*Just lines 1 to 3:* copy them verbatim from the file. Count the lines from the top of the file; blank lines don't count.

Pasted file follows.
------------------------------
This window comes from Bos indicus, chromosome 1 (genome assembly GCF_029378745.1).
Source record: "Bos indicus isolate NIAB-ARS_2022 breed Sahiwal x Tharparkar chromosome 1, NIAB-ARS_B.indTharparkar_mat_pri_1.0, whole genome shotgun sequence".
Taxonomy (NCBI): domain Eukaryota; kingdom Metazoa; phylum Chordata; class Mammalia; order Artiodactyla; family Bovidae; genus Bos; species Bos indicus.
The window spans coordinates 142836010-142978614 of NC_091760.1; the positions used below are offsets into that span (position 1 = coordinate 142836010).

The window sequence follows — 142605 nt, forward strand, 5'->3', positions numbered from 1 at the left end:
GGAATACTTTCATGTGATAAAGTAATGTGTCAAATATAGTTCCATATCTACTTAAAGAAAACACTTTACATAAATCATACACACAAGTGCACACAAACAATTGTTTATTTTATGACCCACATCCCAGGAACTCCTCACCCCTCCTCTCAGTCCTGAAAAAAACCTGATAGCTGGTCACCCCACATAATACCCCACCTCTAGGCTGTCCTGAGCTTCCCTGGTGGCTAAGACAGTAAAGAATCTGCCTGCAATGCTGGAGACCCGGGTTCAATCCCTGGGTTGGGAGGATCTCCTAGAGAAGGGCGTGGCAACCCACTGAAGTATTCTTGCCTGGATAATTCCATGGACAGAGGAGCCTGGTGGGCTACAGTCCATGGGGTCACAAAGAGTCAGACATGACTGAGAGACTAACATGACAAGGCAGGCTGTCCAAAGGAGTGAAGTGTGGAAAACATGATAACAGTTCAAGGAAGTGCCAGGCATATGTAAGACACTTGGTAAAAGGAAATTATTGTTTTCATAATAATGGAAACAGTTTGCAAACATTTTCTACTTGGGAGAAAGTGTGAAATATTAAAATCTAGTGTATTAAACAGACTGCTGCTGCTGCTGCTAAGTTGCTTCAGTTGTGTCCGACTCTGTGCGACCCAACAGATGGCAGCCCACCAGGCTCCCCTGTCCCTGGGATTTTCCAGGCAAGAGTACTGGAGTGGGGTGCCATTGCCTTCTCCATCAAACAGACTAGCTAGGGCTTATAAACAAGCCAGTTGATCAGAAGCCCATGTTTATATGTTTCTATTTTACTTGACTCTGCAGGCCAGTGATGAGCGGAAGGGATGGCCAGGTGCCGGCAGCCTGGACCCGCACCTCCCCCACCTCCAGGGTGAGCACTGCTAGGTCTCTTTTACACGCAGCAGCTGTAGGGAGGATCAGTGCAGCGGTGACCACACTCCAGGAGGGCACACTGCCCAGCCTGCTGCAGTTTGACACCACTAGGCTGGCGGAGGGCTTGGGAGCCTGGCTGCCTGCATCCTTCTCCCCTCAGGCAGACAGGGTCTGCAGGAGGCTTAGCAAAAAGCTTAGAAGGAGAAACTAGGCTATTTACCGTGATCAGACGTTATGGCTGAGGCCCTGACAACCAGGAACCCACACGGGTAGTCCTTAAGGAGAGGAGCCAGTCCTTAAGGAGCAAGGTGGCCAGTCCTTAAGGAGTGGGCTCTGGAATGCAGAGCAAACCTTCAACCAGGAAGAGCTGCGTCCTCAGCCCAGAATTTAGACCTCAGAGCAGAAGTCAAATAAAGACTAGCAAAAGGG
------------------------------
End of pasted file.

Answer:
This window comes from Bos indicus, chromosome 1 (genome assembly GCF_029378745.1).
Source record: "Bos indicus isolate NIAB-ARS_2022 breed Sahiwal x Tharparkar chromosome 1, NIAB-ARS_B.indTharparkar_mat_pri_1.0, whole genome shotgun sequence".
Taxonomy (NCBI): domain Eukaryota; kingdom Metazoa; phylum Chordata; class Mammalia; order Artiodactyla; family Bovidae; genus Bos; species Bos indicus.